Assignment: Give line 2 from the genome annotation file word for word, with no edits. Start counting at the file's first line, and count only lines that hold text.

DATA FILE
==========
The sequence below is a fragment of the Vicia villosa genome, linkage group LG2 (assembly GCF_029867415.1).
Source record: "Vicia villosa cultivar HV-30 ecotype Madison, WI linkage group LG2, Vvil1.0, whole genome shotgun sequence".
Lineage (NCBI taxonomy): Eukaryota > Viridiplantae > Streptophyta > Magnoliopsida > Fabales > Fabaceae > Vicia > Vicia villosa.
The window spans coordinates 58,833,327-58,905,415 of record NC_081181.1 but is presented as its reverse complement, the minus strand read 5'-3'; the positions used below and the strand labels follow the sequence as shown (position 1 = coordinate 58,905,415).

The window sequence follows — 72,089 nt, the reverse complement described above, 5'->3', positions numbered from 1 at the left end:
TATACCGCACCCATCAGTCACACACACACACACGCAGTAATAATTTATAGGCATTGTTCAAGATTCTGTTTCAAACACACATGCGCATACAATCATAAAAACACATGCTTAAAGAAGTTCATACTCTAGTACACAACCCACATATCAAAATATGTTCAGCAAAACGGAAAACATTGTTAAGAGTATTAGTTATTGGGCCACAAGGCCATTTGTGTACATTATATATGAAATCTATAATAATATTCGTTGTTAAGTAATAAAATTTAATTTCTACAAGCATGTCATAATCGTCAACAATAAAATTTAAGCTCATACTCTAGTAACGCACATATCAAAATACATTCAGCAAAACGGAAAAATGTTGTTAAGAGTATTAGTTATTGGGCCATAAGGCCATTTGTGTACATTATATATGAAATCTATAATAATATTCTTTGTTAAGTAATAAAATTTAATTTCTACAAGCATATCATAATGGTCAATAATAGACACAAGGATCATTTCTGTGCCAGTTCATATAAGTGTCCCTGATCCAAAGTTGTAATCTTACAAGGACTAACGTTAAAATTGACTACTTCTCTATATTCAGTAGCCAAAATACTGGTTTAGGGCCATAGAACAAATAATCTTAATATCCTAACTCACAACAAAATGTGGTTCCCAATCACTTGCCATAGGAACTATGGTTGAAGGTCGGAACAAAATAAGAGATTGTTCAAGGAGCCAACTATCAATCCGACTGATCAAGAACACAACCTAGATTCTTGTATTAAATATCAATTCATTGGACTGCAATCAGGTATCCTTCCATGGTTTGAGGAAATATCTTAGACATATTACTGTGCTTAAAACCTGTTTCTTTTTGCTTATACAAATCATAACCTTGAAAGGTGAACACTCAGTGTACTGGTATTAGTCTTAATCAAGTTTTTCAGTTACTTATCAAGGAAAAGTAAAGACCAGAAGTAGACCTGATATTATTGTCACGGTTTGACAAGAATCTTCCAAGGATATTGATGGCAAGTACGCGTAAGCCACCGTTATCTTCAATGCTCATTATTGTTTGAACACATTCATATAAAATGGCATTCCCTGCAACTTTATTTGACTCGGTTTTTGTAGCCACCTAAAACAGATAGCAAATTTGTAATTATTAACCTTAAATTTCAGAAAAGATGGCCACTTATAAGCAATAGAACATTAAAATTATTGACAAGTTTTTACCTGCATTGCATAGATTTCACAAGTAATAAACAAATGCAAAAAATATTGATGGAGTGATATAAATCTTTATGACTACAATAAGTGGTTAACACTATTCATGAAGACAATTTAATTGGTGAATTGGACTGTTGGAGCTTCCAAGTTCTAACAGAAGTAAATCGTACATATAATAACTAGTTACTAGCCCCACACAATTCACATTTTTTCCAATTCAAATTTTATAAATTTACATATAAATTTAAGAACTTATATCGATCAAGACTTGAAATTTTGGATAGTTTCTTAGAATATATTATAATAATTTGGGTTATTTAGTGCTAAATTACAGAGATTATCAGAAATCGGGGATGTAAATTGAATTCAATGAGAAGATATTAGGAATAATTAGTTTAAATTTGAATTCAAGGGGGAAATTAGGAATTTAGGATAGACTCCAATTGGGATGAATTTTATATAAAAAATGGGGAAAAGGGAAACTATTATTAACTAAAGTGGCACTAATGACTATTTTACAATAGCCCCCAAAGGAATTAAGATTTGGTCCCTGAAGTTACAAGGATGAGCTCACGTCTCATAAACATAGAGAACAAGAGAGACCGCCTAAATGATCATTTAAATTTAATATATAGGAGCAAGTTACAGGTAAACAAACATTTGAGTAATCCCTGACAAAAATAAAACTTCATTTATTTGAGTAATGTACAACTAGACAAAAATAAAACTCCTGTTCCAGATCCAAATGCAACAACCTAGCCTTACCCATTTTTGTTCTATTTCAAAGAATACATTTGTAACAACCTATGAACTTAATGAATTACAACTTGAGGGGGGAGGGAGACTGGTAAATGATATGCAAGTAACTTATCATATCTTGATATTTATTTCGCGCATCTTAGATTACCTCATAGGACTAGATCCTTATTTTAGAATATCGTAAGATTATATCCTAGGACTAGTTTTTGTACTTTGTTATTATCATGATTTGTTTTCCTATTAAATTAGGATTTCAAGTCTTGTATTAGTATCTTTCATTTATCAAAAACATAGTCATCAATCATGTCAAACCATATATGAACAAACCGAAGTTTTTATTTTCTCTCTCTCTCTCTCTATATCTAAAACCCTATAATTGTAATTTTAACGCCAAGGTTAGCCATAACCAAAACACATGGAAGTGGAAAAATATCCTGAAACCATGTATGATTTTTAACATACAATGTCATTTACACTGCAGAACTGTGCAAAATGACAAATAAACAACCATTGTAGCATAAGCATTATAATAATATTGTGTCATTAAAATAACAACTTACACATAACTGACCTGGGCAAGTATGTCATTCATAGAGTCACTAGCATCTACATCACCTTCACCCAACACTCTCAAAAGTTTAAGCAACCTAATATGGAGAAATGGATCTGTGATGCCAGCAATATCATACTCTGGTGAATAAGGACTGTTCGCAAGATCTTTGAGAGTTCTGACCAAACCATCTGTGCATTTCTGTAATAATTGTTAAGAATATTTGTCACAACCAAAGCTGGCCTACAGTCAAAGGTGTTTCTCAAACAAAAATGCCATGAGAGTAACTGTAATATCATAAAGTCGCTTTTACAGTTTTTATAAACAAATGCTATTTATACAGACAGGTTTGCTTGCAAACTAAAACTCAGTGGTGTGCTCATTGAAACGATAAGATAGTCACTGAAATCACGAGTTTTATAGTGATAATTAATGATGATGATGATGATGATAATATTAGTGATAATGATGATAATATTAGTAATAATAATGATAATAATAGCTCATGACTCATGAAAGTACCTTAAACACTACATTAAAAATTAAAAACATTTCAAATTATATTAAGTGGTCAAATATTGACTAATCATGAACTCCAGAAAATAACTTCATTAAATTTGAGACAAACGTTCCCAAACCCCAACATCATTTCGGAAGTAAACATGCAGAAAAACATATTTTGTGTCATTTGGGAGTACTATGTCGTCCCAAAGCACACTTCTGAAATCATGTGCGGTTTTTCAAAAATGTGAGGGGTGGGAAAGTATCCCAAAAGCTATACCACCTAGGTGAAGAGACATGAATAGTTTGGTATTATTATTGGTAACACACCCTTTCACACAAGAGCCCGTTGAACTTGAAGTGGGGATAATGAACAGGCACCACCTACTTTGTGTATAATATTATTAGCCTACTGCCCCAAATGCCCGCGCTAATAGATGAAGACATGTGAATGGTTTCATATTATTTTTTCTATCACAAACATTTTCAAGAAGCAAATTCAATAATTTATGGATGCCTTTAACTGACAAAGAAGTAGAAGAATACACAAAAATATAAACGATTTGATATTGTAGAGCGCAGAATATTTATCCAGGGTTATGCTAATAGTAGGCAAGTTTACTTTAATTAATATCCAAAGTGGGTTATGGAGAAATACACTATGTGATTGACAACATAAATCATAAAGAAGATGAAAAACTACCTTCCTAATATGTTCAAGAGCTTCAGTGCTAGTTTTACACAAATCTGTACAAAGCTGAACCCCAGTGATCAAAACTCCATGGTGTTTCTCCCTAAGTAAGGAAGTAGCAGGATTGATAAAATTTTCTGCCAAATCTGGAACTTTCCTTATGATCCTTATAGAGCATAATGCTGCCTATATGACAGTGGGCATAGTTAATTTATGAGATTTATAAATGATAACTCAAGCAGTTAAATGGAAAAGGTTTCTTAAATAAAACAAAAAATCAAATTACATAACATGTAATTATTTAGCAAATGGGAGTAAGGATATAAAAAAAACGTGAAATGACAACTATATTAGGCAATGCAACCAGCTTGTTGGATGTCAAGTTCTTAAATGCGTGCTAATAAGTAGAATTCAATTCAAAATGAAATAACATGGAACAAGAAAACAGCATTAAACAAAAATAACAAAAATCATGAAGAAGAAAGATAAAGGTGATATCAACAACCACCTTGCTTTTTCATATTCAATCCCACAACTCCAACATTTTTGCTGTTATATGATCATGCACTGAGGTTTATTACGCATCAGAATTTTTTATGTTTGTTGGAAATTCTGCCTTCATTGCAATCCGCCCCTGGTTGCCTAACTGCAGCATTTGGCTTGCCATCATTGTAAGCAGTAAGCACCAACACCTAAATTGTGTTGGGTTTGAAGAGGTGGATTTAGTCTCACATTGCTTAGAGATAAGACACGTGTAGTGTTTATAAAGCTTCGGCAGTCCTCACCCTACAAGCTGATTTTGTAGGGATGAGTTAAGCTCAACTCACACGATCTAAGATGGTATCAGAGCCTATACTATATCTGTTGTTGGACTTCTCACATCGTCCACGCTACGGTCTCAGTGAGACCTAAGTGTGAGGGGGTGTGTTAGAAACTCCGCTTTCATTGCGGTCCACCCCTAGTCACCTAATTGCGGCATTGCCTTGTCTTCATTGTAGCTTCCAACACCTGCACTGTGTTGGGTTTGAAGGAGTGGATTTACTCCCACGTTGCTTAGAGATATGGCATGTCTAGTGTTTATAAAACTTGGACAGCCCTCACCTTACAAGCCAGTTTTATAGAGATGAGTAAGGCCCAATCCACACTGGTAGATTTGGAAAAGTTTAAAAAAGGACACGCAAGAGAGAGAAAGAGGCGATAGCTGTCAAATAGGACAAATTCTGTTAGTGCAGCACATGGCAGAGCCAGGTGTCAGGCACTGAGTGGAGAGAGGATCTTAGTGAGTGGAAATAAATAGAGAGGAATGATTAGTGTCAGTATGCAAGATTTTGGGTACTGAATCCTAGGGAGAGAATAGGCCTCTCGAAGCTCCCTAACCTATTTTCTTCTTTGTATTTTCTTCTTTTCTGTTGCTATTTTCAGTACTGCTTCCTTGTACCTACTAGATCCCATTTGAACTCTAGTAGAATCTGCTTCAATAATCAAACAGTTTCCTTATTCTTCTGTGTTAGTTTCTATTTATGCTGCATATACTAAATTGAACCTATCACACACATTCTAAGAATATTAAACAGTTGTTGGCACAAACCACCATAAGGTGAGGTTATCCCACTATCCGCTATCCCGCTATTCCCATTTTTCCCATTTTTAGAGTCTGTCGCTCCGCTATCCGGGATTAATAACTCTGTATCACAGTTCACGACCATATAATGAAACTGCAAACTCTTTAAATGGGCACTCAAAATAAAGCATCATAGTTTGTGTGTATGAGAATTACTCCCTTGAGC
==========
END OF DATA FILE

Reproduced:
Source record: "Vicia villosa cultivar HV-30 ecotype Madison, WI linkage group LG2, Vvil1.0, whole genome shotgun sequence".